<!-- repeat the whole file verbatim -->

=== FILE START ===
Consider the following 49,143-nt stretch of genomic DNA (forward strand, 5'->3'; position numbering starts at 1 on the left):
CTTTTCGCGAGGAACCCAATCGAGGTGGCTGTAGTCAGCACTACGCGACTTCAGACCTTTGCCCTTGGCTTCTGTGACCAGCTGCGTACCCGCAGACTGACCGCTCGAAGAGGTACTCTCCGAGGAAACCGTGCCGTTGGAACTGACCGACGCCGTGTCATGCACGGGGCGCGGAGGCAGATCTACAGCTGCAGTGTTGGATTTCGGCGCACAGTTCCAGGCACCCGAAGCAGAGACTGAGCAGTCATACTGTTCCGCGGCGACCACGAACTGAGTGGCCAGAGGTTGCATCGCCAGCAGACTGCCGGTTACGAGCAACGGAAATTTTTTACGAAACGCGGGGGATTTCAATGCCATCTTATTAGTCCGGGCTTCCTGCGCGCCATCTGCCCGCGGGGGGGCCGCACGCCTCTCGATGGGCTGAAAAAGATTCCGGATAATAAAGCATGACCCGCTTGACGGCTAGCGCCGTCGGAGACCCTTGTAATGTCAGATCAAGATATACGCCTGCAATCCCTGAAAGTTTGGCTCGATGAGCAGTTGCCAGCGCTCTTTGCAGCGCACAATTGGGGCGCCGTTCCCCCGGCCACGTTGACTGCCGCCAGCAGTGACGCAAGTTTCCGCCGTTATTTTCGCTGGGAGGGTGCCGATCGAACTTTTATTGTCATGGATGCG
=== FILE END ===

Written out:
Consider the following 49,143-nt stretch of genomic DNA (forward strand, 5'->3'; position numbering starts at 1 on the left):
CTTTTCGCGAGGAACCCAATCGAGGTGGCTGTAGTCAGCACTACGCGACTTCAGACCTTTGCCCTTGGCTTCTGTGACCAGCTGCGTACCCGCAGACTGACCGCTCGAAGAGGTACTCTCCGAGGAAACCGTGCCGTTGGAACTGACCGACGCCGTGTCATGCACGGGGCGCGGAGGCAGATCTACAGCTGCAGTGTTGGATTTCGGCGCACAGTTCCAGGCACCCGAAGCAGAGACTGAGCAGTCATACTGTTCCGCGGCGACCACGAACTGAGTGGCCAGAGGTTGCATCGCCAGCAGACTGCCGGTTACGAGCAACGGAAATTTTTTACGAAACGCGGGGGATTTCAATGCCATCTTATTAGTCCGGGCTTCCTGCGCGCCATCTGCCCGCGGGGGGGCCGCACGCCTCTCGATGGGCTGAAAAAGATTCCGGATAATAAAGCATGACCCGCTTGACGGCTAGCGCCGTCGGAGACCCTTGTAATGTCAGATCAAGATATACGCCTGCAATCCCTGAAAGTTTGGCTCGATGAGCAGTTGCCAGCGCTCTTTGCAGCGCACAATTGGGGCGCCGTTCCCCCGGCCACGTTGACTGCCGCCAGCAGTGACGCAAGTTTCCGCCGTTATTTTCGCTGGGAGGGTGCCGATCGAACTTTTATTGTCATGGATGCG